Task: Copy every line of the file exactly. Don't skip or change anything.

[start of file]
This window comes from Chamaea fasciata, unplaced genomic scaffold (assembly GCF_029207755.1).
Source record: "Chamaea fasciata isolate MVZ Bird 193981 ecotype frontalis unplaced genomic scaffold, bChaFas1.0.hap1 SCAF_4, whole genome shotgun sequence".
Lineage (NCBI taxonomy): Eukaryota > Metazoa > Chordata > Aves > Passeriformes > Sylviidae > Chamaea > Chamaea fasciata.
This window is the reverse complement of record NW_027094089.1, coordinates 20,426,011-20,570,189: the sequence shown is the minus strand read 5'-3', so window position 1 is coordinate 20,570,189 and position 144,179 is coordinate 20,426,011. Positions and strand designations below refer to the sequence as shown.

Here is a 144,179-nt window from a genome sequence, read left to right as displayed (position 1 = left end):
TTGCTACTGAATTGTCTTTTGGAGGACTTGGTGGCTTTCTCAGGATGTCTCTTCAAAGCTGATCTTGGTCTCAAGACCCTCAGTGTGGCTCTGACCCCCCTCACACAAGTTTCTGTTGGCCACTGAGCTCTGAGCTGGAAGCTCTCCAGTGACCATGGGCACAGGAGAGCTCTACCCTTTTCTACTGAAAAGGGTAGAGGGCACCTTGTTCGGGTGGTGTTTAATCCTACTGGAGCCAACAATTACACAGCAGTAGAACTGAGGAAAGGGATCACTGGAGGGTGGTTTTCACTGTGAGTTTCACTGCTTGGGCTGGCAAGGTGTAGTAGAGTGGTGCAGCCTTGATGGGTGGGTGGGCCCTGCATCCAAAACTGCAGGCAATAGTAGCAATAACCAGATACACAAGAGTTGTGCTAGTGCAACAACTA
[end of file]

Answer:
This window comes from Chamaea fasciata, unplaced genomic scaffold (assembly GCF_029207755.1).
Source record: "Chamaea fasciata isolate MVZ Bird 193981 ecotype frontalis unplaced genomic scaffold, bChaFas1.0.hap1 SCAF_4, whole genome shotgun sequence".
Lineage (NCBI taxonomy): Eukaryota > Metazoa > Chordata > Aves > Passeriformes > Sylviidae > Chamaea > Chamaea fasciata.
This window is the reverse complement of record NW_027094089.1, coordinates 20,426,011-20,570,189: the sequence shown is the minus strand read 5'-3', so window position 1 is coordinate 20,570,189 and position 144,179 is coordinate 20,426,011. Positions and strand designations below refer to the sequence as shown.

Here is a 144,179-nt window from a genome sequence, read left to right as displayed (position 1 = left end):
TTGCTACTGAATTGTCTTTTGGAGGACTTGGTGGCTTTCTCAGGATGTCTCTTCAAAGCTGATCTTGGTCTCAAGACCCTCAGTGTGGCTCTGACCCCCCTCACACAAGTTTCTGTTGGCCACTGAGCTCTGAGCTGGAAGCTCTCCAGTGACCATGGGCACAGGAGAGCTCTACCCTTTTCTACTGAAAAGGGTAGAGGGCACCTTGTTCGGGTGGTGTTTAATCCTACTGGAGCCAACAATTACACAGCAGTAGAACTGAGGAAAGGGATCACTGGAGGGTGGTTTTCACTGTGAGTTTCACTGCTTGGGCTGGCAAGGTGTAGTAGAGTGGTGCAGCCTTGATGGGTGGGTGGGCCCTGCATCCAAAACTGCAGGCAATAGTAGCAATAACCAGATACACAAGAGTTGTGCTAGTGCAACAACTA